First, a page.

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REUTERS, CNN (US)

Worldcrunch

GRANBURY – For seven hours overnight, at least 16 different twisters ripped through the town of Granbury, Texas, killing six people and leaving at least seven others missing. Sixteen injuries, some serious, were reported.

CNN reports that the search for survivors is still ongoing in the central Texas town of 8,000: “We’re not going to give up until every piece of debris is turned over,” said Hood County Sheriff Roger Deeds. Some of the survivors had to undergo amputation procedures, while others suffered head injuries.

One of the tornadoes was rated EF4 (second most powerful level) by the National Weather Service. Reuters confirmed that natural disasters of such intensity were rare and very well capable of blowing entire neighborhoods clean off their foundations. A few other tornadoes were reported in surrounding towns, but the casualities and most of the damage was confined to Granbury.

One local resident, Ronna Cotton, 38, was quoted by Reuters: “The alarms were loud so I looked out the window, It was too late and the tornado was already here. I knew we had to get out of there. Our car was blocked by a fallen tree so we just ran down the street.”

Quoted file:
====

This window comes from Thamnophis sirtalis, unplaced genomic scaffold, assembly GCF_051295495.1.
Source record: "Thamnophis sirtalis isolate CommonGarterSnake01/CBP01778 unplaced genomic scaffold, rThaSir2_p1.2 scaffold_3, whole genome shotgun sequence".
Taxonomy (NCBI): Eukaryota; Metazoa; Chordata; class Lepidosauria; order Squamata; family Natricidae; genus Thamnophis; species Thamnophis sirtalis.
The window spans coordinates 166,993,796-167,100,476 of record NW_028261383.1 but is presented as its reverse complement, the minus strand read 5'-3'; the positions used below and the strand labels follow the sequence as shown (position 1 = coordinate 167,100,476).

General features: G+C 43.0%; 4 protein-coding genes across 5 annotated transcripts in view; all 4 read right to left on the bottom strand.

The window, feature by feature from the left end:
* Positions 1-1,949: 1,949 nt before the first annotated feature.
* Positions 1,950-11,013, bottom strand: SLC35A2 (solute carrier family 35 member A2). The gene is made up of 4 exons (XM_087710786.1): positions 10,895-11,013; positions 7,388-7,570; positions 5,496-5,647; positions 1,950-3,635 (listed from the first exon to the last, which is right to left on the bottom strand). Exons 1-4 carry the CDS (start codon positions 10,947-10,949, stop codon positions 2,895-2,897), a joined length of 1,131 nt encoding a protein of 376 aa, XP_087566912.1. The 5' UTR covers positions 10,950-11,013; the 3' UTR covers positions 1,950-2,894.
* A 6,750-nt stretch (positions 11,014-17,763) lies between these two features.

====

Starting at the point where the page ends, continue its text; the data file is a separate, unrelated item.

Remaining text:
The casualties lived n the same neighborhood mostly composed of Habitat for Humanity houses.

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Green

Fading Flavor: Production Of Saffron Declines Sharply

Saffron is well-known for its flavor and its expense. But in Kashmir, one of the flew places it grows, cultivation has fallen dramatically thanks for climate change, industry, and farming methods.

Photo of women harvesting saffron in Kashmir

Harvesting of Saffron in Kashmir

Mubashir Naik

In northern India along the bustling Jammu-Srinagar national highway near Pampore — known as the saffron town of Kashmir —people are busy picking up saffron flowers to fill their wicker baskets.

During the autumn season, this is a common sight in the Valley as saffron harvesting is celebrated like a festival in Kashmir. The crop is harvested once a year from October 21 to mid-November.

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